Weather Radar Shows Spring Bird Migration

Reposted from The Cliff Mass Weather Blog

Weather Radar Shows Spring Bird Migration

Every day I have been checking the weather radar for signs of the northward migration of our feathered friends, and Wednesday night I finally saw it.
Ornithologists and those tracking the seasonal migration of birds have used weather radar for decades.  The radar signal of a target goes up rapidly with the size of the object (with the sixth power of the diameter) and thus a bird provides an immensely bigger signal than a raindrop.

Many birds like to migrate at night, so a good sign of birds is a large area of radar return that starts around sunset and fades at sunrise.  Meteorological signals don’t do that.
And the birds prefer to stay over land–precipitation does not care much about the shoreline.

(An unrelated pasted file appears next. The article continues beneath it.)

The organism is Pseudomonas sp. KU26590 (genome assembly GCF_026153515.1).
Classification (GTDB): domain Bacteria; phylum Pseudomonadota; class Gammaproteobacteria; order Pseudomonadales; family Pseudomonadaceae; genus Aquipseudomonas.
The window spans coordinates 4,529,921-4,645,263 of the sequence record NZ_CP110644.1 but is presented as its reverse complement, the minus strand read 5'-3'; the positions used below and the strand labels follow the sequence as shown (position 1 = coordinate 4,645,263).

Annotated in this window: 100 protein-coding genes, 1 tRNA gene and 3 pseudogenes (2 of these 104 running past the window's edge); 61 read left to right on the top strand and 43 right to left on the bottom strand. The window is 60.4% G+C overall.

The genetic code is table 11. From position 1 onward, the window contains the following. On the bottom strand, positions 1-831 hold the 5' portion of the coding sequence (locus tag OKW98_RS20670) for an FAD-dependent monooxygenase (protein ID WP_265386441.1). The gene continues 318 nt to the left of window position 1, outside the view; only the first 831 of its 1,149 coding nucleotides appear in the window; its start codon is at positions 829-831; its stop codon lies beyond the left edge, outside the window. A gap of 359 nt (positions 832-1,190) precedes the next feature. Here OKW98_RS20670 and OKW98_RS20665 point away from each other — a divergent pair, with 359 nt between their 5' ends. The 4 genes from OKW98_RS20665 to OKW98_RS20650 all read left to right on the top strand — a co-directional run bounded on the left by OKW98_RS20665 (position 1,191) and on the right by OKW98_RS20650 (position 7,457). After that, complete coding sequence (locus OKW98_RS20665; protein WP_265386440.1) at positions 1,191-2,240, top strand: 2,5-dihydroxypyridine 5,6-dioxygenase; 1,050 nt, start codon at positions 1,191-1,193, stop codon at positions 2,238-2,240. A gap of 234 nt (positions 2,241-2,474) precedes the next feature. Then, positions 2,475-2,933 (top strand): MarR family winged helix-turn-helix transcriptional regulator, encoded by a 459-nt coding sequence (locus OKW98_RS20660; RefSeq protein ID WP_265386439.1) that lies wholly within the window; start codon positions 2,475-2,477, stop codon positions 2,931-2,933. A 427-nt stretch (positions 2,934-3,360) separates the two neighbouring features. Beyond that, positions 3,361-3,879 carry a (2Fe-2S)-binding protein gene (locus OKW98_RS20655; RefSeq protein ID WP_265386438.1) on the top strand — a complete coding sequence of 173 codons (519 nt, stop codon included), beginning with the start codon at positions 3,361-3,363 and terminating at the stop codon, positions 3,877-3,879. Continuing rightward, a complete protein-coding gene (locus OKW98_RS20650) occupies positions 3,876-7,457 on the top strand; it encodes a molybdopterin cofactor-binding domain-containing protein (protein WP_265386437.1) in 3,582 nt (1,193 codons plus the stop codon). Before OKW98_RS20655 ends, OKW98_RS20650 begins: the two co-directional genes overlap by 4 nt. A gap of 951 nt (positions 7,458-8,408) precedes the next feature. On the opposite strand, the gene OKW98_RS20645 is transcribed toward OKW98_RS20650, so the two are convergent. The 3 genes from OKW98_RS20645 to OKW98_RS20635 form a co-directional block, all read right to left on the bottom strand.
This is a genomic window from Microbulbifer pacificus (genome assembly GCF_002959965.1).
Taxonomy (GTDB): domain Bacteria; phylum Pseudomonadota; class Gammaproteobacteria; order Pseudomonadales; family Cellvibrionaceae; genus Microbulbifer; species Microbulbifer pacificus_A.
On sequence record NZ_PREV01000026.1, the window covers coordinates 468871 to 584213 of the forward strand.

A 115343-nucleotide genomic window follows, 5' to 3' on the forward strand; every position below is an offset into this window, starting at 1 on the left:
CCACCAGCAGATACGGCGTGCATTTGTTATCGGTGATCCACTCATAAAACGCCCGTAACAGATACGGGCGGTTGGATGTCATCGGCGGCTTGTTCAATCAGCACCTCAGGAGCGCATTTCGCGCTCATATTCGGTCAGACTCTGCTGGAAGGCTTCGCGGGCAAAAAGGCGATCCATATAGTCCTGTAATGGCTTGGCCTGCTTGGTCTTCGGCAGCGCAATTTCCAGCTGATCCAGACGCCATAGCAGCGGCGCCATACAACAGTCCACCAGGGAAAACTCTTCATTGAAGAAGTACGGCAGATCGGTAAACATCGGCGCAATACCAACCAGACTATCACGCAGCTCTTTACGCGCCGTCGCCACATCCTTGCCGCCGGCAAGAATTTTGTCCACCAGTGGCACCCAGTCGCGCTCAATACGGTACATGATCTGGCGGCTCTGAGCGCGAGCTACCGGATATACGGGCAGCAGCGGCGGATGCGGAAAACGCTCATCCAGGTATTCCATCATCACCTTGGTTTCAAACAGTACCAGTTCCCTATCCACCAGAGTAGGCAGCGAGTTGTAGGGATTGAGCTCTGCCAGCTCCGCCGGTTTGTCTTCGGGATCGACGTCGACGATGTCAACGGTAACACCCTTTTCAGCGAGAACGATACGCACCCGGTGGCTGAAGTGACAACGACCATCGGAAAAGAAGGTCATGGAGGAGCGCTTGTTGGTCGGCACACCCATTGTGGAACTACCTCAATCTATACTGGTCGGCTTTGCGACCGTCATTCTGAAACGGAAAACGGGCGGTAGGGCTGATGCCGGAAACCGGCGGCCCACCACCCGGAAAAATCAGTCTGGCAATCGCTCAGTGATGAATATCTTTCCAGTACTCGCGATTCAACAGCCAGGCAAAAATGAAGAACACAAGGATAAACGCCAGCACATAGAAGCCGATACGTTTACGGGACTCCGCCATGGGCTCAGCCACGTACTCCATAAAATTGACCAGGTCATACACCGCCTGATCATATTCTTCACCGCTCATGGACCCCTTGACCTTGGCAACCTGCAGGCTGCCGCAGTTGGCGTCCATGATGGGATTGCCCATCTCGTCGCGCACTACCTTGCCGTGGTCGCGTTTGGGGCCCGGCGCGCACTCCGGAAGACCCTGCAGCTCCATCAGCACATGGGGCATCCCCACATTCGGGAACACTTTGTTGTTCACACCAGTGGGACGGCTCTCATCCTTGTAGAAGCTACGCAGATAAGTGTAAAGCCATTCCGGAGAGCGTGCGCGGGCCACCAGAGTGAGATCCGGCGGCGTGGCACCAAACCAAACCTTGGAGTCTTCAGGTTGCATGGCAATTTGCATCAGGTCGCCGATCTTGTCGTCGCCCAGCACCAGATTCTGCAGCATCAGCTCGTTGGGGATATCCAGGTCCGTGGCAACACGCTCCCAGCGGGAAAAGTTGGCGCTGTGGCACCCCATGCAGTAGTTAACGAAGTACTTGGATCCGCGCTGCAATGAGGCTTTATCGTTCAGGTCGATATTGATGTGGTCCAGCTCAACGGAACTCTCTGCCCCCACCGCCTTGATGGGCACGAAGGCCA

So let me show you the birds… first at Portland.
At 5:40 PM Wednesday, right before sunset, nothing much was apparent.

By 6:41 PM, within an hour of sunset, echoes were appearing (reddish color), particularly NE of the city.

In the middle of the night at 11:49 PM birds were all over the place!


Right before sunrise 5:57 AM, the echoes were declining

And gone by 6:59 AM Thursday morning, after sunrise.

National Weather Service radars have Doppler capabilities, which means they can determine the speed of the target towards or away from the radar.  Let’s check out the velocities of the birdies (see below). Blue/green means approaching and red/orange means moving away.
The radar targets are moving to the north—exactly what we would expect for birds migrating northward.

The Hoquiam (Langley Hill) radar showed the birds as well– here are the radar returns (called reflectivity) at 9:32 PM Wednesday night.  The light blue are birds.  They are not going very far offshore.